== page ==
Collections: W

Western New England Poetry Collection

Western New England Poetry Collection

1977-2008
4 boxes 2 linear feet
Call no.: MS 561
Depiction of Silkworm, 2007
Silkworm, 2007

Since 2004, the Florence Poets Society has been a hub of the poetry communities in Western Massachusetts, promoting the sharing, reading, and publication of works by its members. The group has sponsored outdoor poetry festivals, poetry slams, and readings and it has encouraged publication of poetry through its annual review, The Silkworm, and through chapbooks of its members

Established in partnership with Rich Puchalsky and the Florence Poets Society, the Western New England Poetry Collection constitutes an effort to document the vibrant poetry communities in Western New England. The collection includes all forms of poetry, from the written to the spoken word, in all formats, but with a particular emphasis upon locally produced and often difficult to find chapbooks, small press books, unpublished works, and limited run periodicals. The collection is not limited to members of the Florence Poets Society, and additions from poets in Western New England are eagerly welcomed.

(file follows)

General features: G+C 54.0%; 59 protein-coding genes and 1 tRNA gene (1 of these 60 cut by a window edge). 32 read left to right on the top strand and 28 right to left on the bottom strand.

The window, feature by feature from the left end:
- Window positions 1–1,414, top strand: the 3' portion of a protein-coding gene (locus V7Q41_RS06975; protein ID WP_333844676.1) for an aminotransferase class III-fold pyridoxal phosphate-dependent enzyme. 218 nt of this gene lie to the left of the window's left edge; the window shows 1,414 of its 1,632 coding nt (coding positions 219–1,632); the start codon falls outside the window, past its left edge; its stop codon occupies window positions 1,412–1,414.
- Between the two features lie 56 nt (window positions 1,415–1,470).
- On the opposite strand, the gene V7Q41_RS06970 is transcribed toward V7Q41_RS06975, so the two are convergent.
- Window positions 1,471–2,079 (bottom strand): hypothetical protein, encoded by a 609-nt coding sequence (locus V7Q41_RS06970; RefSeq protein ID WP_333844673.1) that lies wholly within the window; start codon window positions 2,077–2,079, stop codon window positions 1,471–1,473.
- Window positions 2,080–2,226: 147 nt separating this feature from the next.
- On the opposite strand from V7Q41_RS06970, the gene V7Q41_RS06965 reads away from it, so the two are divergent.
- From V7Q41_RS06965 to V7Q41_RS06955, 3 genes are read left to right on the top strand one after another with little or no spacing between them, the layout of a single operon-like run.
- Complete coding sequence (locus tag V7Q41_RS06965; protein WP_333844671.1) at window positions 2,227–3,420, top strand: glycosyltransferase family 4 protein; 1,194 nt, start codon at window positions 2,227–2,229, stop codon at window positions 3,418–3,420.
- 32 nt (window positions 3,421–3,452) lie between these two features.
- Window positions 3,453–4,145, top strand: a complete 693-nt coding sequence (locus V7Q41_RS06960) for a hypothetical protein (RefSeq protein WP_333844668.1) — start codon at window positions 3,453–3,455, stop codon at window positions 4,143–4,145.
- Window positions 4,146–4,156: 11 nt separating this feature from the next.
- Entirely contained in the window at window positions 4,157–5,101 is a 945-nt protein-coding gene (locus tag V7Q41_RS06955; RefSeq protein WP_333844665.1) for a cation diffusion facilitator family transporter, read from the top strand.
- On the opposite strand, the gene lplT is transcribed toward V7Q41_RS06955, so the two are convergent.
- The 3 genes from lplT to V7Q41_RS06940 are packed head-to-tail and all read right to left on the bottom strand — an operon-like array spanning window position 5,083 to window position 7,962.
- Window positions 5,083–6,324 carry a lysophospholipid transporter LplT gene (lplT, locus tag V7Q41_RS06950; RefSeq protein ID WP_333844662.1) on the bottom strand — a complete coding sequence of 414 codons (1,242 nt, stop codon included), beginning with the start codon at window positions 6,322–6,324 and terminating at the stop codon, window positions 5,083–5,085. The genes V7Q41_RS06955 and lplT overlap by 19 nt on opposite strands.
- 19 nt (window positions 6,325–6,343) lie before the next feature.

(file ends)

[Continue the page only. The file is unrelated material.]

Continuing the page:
Subjects

Poetry--New England

Contributors

Florence Poets SocietyPuchalsky, Rich
Westhampton (Mass. : Town)

Westhampton Town Records

1779-1900
10 boxes, 1 vol. 5 linear feet
Call no.: MS 799
Depiction of Close-up of records from 1779
Close-up of records from 1779

Originally settled by Europeans in 1762, the town of Westhampton, Massachusetts, was separated from adjacent Northampton and incorporated in September 1778. Situated in the western reaches of Hampshire County, it was principally an agricultural town until the later twentieth century, producing apples, other fruit, and maple sugar, with only minor industry. The town still retains its rural character: a century after incorporation, the population had grown to just over 500, and nearly 1,500 by 2000.

The Westhampton collection provides an extensive record of public life and local governance in a typical small Hampshire County town. Spanning from 1779, just after the date of incorporation, through the turn of the twentieth century, the collection includes extensive records of town meetings, including warrants, agendas, and summaries; records of the Overseers of Poor, the schools, militia service, and parish; materials on roads and highways; and a large quantity of financial records.

Subjects

Churches--Massachusetts--WesthamptonPoor--Massachusetts--WesthamptonRoads--Massachusetts--WesthamptonTown meetings--Massachusetts--Westhampton
Westhampton Congregational Church (Westhampton, Mass.)

Westhampton Congregational Church Records

1817-1970
17 vols. 1.5 linear feet
Call no.: MS 806